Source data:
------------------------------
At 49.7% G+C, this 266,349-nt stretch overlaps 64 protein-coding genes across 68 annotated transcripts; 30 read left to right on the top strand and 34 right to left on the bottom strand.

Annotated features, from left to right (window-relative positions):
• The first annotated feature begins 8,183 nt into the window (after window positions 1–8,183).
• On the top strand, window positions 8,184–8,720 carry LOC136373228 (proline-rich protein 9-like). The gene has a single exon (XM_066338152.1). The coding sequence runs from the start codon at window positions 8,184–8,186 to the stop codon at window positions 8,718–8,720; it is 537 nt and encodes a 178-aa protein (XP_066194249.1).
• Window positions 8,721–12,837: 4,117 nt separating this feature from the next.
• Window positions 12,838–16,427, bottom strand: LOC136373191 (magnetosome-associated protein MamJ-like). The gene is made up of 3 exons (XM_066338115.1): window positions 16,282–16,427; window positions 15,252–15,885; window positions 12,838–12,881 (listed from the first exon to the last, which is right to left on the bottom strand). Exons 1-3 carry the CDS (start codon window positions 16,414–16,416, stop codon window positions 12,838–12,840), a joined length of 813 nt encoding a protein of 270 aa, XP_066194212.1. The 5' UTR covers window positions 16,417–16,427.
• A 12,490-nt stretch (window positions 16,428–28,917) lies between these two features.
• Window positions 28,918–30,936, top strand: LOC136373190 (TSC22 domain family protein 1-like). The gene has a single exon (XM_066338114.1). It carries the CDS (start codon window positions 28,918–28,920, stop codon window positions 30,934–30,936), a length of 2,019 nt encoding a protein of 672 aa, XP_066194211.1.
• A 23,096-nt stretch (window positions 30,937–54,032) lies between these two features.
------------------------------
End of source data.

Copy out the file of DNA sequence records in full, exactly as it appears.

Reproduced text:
At 49.7% G+C, this 266,349-nt stretch overlaps 64 protein-coding genes across 68 annotated transcripts; 30 read left to right on the top strand and 34 right to left on the bottom strand.

Annotated features, from left to right (window-relative positions):
• The first annotated feature begins 8,183 nt into the window (after window positions 1–8,183).
• On the top strand, window positions 8,184–8,720 carry LOC136373228 (proline-rich protein 9-like). The gene has a single exon (XM_066338152.1). The coding sequence runs from the start codon at window positions 8,184–8,186 to the stop codon at window positions 8,718–8,720; it is 537 nt and encodes a 178-aa protein (XP_066194249.1).
• Window positions 8,721–12,837: 4,117 nt separating this feature from the next.
• Window positions 12,838–16,427, bottom strand: LOC136373191 (magnetosome-associated protein MamJ-like). The gene is made up of 3 exons (XM_066338115.1): window positions 16,282–16,427; window positions 15,252–15,885; window positions 12,838–12,881 (listed from the first exon to the last, which is right to left on the bottom strand). Exons 1-3 carry the CDS (start codon window positions 16,414–16,416, stop codon window positions 12,838–12,840), a joined length of 813 nt encoding a protein of 270 aa, XP_066194212.1. The 5' UTR covers window positions 16,417–16,427.
• A 12,490-nt stretch (window positions 16,428–28,917) lies between these two features.
• Window positions 28,918–30,936, top strand: LOC136373190 (TSC22 domain family protein 1-like). The gene has a single exon (XM_066338114.1). It carries the CDS (start codon window positions 28,918–28,920, stop codon window positions 30,934–30,936), a length of 2,019 nt encoding a protein of 672 aa, XP_066194211.1.
• A 23,096-nt stretch (window positions 30,937–54,032) lies between these two features.